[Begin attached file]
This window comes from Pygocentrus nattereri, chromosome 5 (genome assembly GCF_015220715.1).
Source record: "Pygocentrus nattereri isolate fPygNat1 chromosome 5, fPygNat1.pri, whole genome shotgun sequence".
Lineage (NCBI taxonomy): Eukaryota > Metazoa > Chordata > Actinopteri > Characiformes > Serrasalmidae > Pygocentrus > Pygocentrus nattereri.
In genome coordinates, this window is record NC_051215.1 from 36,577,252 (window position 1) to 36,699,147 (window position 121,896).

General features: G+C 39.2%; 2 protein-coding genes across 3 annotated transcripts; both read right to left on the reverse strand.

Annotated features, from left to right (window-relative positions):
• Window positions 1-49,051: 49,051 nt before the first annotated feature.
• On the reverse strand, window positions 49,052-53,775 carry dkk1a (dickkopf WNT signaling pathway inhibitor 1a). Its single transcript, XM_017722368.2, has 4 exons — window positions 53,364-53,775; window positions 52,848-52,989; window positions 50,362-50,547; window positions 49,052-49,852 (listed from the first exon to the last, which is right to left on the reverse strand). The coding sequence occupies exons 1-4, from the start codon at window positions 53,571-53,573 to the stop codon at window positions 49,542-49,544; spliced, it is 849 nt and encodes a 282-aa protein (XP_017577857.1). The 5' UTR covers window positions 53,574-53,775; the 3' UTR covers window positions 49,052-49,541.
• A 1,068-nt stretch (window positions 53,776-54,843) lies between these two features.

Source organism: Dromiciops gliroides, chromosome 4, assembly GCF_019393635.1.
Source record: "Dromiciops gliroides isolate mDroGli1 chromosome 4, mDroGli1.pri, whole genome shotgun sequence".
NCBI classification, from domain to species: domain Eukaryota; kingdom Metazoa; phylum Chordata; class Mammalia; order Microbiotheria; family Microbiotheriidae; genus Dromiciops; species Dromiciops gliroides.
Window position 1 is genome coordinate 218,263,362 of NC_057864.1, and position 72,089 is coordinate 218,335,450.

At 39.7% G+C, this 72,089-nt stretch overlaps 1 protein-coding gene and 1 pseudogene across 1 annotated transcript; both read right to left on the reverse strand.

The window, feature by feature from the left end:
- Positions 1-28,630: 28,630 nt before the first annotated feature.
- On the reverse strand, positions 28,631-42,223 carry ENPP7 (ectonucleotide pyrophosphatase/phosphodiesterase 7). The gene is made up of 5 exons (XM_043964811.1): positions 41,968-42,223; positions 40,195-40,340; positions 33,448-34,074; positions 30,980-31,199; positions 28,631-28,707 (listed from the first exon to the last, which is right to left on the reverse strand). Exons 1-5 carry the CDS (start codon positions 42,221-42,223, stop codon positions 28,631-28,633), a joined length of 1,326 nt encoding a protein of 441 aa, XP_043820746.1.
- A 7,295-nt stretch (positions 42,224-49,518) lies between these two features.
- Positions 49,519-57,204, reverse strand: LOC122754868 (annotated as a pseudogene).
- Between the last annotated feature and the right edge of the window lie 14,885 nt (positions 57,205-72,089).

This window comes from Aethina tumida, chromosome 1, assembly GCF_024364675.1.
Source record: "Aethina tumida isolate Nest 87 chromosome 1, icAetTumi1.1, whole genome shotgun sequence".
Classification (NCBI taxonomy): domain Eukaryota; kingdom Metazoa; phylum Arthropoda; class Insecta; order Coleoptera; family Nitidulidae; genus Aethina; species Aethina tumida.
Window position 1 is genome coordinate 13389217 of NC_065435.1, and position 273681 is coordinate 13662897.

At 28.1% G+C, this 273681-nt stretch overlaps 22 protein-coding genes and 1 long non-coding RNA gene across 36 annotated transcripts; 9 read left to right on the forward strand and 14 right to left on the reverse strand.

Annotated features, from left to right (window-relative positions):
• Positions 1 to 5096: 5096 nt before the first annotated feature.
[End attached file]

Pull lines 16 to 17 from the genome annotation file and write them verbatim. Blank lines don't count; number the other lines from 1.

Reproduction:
- Positions 1-28,630: 28,630 nt before the first annotated feature.
- On the reverse strand, positions 28,631-42,223 carry ENPP7 (ectonucleotide pyrophosphatase/phosphodiesterase 7). The gene is made up of 5 exons (XM_043964811.1): positions 41,968-42,223; positions 40,195-40,340; positions 33,448-34,074; positions 30,980-31,199; positions 28,631-28,707 (listed from the first exon to the last, which is right to left on the reverse strand). Exons 1-5 carry the CDS (start codon positions 42,221-42,223, stop codon positions 28,631-28,633), a joined length of 1,326 nt encoding a protein of 441 aa, XP_043820746.1.